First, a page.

I went to 18 different schools by the time I graduated high school, so I became really good at being the new girl. And my grades suffered, especially math. Only thing I was good at was English. I was a fair artist and drew pictures with my reports. My classmates and I thought it was funny that I usually got a C on picture report with my name on it--yet, when I drew for their reports--they got A's and B's.

    I wrote feelings down since I was was 8 years old...later realizing they were poems. In high school I wrote a poem and my teacher refused to believe it was mine. She kept asking me who wrote it.

    In college I was so busy cramming facts in--and regurgitating them out--that I had little time to be creative--and it takes time. Later I worked for the University of Maryland overseas and took an art history class and we toured Cambridge. In St. John's college in Cambridge--there was a tree in the back that was supposed to be a relative of the apple tree Newton sat under while discovering gravity. You see, in the United Kingdom, time to contemplate is scheduled into their curriculum--I doubt Newton would have discovered gravity in the USA.

    None of this killed my creativity--but it made me doubt it. Doubt me--and made me very self-conscious about showing my work to anyone. Other than reports, I didn't show my writing to anyone until 20 years later. Now I'm published, and wonder if it might have happened sooner--if my creativity had been celebrated, championed, and encouraged.
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      Sep 22 2013: I think it's entirely dependent on the teachers you end up with; luck of the draw unfortunately.

      P.s. Did you ever watch the Simpsons episode where Bart brings a snowflake into school for 'show and tell'? His conclusion was that this completely unique and fascinating crystal, becomes a boring droplet of water just like any other when you bring it into the classroom.
  • Sep 22 2013: No.

    I agree with you, schools in general and education in general does not kill creativity.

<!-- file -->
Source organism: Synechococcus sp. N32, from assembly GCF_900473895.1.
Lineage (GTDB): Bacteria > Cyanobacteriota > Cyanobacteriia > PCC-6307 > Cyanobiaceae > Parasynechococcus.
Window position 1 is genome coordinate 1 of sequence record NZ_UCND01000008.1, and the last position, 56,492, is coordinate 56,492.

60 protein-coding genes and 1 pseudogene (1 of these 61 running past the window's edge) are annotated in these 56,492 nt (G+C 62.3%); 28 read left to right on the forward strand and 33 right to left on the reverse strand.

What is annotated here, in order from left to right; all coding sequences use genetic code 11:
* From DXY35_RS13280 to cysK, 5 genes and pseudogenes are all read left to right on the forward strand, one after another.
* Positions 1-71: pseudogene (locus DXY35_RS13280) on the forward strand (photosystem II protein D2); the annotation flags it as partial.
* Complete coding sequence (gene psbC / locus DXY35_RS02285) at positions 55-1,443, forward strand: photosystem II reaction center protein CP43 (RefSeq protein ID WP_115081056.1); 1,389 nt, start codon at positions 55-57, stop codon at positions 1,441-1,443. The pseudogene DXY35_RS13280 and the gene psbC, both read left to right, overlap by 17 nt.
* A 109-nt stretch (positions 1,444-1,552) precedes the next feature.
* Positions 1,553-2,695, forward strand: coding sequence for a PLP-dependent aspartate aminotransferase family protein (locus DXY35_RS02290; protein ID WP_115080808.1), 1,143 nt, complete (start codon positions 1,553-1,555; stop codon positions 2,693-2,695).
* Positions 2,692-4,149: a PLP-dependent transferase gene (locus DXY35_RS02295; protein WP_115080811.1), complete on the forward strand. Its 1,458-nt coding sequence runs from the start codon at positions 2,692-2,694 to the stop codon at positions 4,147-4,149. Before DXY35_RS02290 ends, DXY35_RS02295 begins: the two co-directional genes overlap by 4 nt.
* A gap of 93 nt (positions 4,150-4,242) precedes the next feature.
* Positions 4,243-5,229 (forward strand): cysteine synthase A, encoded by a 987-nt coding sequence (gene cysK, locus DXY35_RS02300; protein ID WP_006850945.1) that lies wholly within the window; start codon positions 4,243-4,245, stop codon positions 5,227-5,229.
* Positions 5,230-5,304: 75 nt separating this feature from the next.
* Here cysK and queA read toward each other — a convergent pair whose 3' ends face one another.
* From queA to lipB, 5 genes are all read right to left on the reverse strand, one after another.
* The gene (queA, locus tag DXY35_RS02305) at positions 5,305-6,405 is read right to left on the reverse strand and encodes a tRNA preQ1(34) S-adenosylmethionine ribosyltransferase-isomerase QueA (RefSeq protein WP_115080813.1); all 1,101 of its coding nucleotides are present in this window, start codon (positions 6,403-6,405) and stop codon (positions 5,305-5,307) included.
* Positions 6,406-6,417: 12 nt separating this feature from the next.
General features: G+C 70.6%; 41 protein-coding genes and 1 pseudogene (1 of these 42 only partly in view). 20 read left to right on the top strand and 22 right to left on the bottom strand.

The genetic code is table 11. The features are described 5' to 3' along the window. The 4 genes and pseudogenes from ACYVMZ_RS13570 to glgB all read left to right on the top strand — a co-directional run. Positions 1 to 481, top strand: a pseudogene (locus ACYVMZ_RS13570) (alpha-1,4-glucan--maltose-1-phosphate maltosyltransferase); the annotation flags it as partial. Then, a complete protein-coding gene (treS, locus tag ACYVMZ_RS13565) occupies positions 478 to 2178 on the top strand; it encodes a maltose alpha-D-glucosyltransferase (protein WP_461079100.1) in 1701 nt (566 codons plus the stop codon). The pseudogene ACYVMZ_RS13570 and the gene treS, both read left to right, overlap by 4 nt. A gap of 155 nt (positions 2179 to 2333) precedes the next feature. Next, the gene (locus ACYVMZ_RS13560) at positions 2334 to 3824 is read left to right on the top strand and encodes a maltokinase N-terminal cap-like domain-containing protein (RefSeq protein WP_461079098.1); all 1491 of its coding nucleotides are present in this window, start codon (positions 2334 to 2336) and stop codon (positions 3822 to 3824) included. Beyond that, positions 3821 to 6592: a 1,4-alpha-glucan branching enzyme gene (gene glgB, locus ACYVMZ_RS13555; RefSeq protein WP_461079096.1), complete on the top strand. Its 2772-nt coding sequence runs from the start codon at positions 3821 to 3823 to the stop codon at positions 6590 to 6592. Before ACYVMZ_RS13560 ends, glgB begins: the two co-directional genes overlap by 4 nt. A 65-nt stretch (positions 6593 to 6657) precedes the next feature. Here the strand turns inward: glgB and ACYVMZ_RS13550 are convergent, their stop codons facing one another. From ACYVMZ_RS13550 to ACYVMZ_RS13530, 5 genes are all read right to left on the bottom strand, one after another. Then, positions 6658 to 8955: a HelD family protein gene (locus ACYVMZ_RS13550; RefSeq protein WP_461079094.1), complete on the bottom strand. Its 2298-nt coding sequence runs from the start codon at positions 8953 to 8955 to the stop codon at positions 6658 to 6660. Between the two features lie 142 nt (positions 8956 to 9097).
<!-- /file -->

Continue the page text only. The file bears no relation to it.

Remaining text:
However, there are some solid arguments that being led in one direction for learning prevents a level of self-educating through personal discovery, and looking at things differently than how they are being taught in school. In public educations, there is some resource balancing and time management balancing done to get the best effect for all students. Ideally, there would be more tailoring of education to permit individual discovery, research, and answering the questions they want answered.

    There are other players in education that can add more creativity. Parents enriching a child's overall educational experience with supplemental experiences and training opportunities. The child can take the initiative and learn on their own the things they want to learn. They can also learn form each other, and pretty much all they observe. So creativity, might be reduced by some facets of the current education process, but overall what is being done has evolved as the best blend of material, methods, resources and opportunities for the next generation. Creativity is just one of the trade-offs.

    Perhaps professional educators will continue to study the mew ideas, methods, and technologies and continue to evolve the education provided children into a continuously improving product.
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      Sep 22 2013: Public school does. Public schools are where sheeple are trained to think alike, look alike and act alike.
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        Sep 22 2013: I am guessing you do not/did not go to public school, then?
  • Oct 21 2013: I believe that this world that we live in can be very confusing. We are all different. Teacher can see this in our beggining years and they teach all as one and teach us what they think we need to be taught. At one time we were all untaught and ignorant. We had nobody to teach us. This world we have created we created wth ignorance and built up ideals to fite our needs. And the teach us there knowledge. They dont teach us to make up our using our technichs, They teach us theres. WE need to form our own opinions based on our own intellect